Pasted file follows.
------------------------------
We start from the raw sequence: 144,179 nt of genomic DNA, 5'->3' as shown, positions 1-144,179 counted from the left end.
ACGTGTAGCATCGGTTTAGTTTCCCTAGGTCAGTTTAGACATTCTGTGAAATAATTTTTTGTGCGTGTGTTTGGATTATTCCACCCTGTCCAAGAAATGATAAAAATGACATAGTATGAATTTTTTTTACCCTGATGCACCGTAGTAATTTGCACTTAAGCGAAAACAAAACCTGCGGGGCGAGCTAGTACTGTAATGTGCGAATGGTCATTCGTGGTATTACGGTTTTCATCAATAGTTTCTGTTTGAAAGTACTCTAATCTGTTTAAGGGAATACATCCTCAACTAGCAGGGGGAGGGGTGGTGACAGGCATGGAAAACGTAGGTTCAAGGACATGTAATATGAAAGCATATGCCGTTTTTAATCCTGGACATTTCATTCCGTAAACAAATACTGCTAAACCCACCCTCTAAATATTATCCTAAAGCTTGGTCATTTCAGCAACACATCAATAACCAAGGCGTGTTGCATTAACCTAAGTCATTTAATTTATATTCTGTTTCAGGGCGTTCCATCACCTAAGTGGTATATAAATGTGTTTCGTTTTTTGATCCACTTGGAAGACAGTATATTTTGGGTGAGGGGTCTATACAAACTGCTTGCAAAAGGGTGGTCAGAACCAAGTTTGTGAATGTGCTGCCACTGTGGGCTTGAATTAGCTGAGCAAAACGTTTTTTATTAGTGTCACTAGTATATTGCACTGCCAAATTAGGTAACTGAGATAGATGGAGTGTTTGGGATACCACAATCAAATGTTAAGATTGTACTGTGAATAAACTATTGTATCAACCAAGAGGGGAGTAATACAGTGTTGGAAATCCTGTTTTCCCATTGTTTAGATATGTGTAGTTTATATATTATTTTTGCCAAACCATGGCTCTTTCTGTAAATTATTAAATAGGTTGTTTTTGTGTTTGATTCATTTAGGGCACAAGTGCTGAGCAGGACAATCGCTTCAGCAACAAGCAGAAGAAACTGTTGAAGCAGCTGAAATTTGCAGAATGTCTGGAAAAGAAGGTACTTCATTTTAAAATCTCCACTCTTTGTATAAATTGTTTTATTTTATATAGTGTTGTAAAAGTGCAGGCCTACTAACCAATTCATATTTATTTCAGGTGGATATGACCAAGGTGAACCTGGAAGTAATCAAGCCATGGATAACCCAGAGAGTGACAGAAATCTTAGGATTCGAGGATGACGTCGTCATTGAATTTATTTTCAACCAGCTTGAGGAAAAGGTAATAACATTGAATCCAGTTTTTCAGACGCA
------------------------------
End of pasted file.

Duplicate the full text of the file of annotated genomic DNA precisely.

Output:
We start from the raw sequence: 144,179 nt of genomic DNA, 5'->3' as shown, positions 1-144,179 counted from the left end.
ACGTGTAGCATCGGTTTAGTTTCCCTAGGTCAGTTTAGACATTCTGTGAAATAATTTTTTGTGCGTGTGTTTGGATTATTCCACCCTGTCCAAGAAATGATAAAAATGACATAGTATGAATTTTTTTTACCCTGATGCACCGTAGTAATTTGCACTTAAGCGAAAACAAAACCTGCGGGGCGAGCTAGTACTGTAATGTGCGAATGGTCATTCGTGGTATTACGGTTTTCATCAATAGTTTCTGTTTGAAAGTACTCTAATCTGTTTAAGGGAATACATCCTCAACTAGCAGGGGGAGGGGTGGTGACAGGCATGGAAAACGTAGGTTCAAGGACATGTAATATGAAAGCATATGCCGTTTTTAATCCTGGACATTTCATTCCGTAAACAAATACTGCTAAACCCACCCTCTAAATATTATCCTAAAGCTTGGTCATTTCAGCAACACATCAATAACCAAGGCGTGTTGCATTAACCTAAGTCATTTAATTTATATTCTGTTTCAGGGCGTTCCATCACCTAAGTGGTATATAAATGTGTTTCGTTTTTTGATCCACTTGGAAGACAGTATATTTTGGGTGAGGGGTCTATACAAACTGCTTGCAAAAGGGTGGTCAGAACCAAGTTTGTGAATGTGCTGCCACTGTGGGCTTGAATTAGCTGAGCAAAACGTTTTTTATTAGTGTCACTAGTATATTGCACTGCCAAATTAGGTAACTGAGATAGATGGAGTGTTTGGGATACCACAATCAAATGTTAAGATTGTACTGTGAATAAACTATTGTATCAACCAAGAGGGGAGTAATACAGTGTTGGAAATCCTGTTTTCCCATTGTTTAGATATGTGTAGTTTATATATTATTTTTGCCAAACCATGGCTCTTTCTGTAAATTATTAAATAGGTTGTTTTTGTGTTTGATTCATTTAGGGCACAAGTGCTGAGCAGGACAATCGCTTCAGCAACAAGCAGAAGAAACTGTTGAAGCAGCTGAAATTTGCAGAATGTCTGGAAAAGAAGGTACTTCATTTTAAAATCTCCACTCTTTGTATAAATTGTTTTATTTTATATAGTGTTGTAAAAGTGCAGGCCTACTAACCAATTCATATTTATTTCAGGTGGATATGACCAAGGTGAACCTGGAAGTAATCAAGCCATGGATAACCCAGAGAGTGACAGAAATCTTAGGATTCGAGGATGACGTCGTCATTGAATTTATTTTCAACCAGCTTGAGGAAAAGGTAATAACATTGAATCCAGTTTTTCAGACGCA